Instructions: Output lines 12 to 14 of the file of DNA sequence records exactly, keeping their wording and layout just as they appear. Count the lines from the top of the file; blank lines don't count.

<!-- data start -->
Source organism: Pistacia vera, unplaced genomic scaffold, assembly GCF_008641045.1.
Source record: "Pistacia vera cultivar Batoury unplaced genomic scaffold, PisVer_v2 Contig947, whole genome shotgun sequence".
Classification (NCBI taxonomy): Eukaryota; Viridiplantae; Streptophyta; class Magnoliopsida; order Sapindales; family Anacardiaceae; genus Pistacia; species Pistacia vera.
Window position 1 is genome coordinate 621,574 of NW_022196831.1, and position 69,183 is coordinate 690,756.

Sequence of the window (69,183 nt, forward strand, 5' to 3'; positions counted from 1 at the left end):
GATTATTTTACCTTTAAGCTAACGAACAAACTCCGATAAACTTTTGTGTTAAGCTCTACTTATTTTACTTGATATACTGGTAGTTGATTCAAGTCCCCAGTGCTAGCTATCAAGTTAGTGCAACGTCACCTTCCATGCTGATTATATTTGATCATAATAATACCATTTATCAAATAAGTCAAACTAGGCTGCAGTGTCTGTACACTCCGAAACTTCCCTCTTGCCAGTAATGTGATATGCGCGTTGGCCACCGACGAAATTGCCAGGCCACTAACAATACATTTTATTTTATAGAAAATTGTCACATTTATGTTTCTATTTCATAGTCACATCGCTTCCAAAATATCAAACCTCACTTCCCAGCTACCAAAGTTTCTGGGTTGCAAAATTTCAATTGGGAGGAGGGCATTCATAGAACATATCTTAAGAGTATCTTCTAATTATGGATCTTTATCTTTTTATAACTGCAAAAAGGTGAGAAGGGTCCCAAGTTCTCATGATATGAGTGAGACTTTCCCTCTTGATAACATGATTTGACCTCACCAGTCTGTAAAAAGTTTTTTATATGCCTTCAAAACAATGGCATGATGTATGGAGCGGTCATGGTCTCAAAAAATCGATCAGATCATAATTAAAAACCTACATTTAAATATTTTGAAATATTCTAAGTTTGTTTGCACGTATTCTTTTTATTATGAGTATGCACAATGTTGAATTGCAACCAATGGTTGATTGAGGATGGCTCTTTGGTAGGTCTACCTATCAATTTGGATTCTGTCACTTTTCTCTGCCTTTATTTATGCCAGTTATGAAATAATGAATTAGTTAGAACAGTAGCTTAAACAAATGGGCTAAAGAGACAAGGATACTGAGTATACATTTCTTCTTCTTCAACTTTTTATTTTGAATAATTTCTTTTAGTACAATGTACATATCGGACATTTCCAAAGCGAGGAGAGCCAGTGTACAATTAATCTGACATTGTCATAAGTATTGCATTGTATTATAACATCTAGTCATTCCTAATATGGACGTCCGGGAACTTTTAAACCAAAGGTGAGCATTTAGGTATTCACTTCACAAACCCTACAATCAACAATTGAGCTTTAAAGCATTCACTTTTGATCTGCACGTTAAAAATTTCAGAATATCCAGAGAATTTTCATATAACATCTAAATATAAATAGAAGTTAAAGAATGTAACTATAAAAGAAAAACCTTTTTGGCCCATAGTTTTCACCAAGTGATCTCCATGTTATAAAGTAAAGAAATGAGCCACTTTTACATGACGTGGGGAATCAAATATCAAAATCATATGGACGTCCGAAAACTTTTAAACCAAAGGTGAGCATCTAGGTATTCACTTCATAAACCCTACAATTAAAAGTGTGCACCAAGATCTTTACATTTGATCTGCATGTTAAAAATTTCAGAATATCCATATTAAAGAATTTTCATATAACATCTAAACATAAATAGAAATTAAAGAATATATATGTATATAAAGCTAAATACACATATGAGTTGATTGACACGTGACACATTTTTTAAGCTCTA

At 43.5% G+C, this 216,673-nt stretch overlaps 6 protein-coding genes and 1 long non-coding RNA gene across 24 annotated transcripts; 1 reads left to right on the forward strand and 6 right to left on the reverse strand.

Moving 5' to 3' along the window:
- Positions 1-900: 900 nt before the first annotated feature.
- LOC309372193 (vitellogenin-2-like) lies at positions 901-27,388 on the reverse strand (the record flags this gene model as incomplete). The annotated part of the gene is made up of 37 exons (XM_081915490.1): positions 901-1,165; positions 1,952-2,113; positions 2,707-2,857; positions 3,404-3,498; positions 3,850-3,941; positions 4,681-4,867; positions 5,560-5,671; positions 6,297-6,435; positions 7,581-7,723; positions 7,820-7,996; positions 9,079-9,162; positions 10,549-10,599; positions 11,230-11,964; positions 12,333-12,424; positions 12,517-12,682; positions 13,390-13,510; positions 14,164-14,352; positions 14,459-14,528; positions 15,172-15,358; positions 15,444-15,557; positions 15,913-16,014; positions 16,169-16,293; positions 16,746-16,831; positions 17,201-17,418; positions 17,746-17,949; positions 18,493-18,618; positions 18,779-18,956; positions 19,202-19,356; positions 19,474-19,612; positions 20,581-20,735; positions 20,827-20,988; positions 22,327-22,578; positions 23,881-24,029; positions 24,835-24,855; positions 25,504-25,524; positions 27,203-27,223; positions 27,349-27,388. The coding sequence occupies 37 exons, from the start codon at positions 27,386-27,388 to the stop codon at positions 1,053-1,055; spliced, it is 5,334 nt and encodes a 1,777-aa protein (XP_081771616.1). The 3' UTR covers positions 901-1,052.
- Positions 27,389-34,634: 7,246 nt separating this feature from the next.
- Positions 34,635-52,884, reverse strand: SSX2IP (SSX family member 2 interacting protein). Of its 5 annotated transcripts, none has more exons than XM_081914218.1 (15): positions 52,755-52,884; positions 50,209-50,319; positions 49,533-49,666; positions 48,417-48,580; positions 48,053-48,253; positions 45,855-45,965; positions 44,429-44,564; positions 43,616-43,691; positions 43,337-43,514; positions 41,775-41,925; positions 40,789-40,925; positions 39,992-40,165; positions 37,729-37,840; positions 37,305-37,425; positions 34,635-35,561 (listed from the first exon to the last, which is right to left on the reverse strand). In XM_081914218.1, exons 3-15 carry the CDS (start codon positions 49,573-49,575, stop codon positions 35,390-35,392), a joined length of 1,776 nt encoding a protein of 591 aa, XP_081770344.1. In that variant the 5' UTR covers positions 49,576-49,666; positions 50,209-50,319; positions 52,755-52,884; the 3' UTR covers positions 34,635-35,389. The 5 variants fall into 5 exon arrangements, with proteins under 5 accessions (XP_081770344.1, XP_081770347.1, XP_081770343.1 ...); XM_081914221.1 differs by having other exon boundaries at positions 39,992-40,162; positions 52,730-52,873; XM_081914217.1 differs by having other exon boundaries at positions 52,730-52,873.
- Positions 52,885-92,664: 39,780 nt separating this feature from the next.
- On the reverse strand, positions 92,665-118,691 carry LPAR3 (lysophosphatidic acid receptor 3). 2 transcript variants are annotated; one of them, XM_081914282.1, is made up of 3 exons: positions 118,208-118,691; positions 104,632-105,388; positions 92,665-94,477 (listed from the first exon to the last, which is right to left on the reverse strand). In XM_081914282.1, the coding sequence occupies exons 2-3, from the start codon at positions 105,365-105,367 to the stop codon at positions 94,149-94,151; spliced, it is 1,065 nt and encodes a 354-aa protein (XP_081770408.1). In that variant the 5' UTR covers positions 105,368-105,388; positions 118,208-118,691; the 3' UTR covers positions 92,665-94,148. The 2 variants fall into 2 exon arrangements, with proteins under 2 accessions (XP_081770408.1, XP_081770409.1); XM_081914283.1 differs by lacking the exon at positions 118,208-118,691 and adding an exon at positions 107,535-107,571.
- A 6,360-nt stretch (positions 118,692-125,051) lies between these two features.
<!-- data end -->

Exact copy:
- Positions 34,635-52,884, reverse strand: SSX2IP (SSX family member 2 interacting protein). Of its 5 annotated transcripts, none has more exons than XM_081914218.1 (15): positions 52,755-52,884; positions 50,209-50,319; positions 49,533-49,666; positions 48,417-48,580; positions 48,053-48,253; positions 45,855-45,965; positions 44,429-44,564; positions 43,616-43,691; positions 43,337-43,514; positions 41,775-41,925; positions 40,789-40,925; positions 39,992-40,165; positions 37,729-37,840; positions 37,305-37,425; positions 34,635-35,561 (listed from the first exon to the last, which is right to left on the reverse strand). In XM_081914218.1, exons 3-15 carry the CDS (start codon positions 49,573-49,575, stop codon positions 35,390-35,392), a joined length of 1,776 nt encoding a protein of 591 aa, XP_081770344.1. In that variant the 5' UTR covers positions 49,576-49,666; positions 50,209-50,319; positions 52,755-52,884; the 3' UTR covers positions 34,635-35,389. The 5 variants fall into 5 exon arrangements, with proteins under 5 accessions (XP_081770344.1, XP_081770347.1, XP_081770343.1 ...); XM_081914221.1 differs by having other exon boundaries at positions 39,992-40,162; positions 52,730-52,873; XM_081914217.1 differs by having other exon boundaries at positions 52,730-52,873.
- Positions 52,885-92,664: 39,780 nt separating this feature from the next.
- On the reverse strand, positions 92,665-118,691 carry LPAR3 (lysophosphatidic acid receptor 3). 2 transcript variants are annotated; one of them, XM_081914282.1, is made up of 3 exons: positions 118,208-118,691; positions 104,632-105,388; positions 92,665-94,477 (listed from the first exon to the last, which is right to left on the reverse strand). In XM_081914282.1, the coding sequence occupies exons 2-3, from the start codon at positions 105,365-105,367 to the stop codon at positions 94,149-94,151; spliced, it is 1,065 nt and encodes a 354-aa protein (XP_081770408.1). In that variant the 5' UTR covers positions 105,368-105,388; positions 118,208-118,691; the 3' UTR covers positions 92,665-94,148. The 2 variants fall into 2 exon arrangements, with proteins under 2 accessions (XP_081770408.1, XP_081770409.1); XM_081914283.1 differs by lacking the exon at positions 118,208-118,691 and adding an exon at positions 107,535-107,571.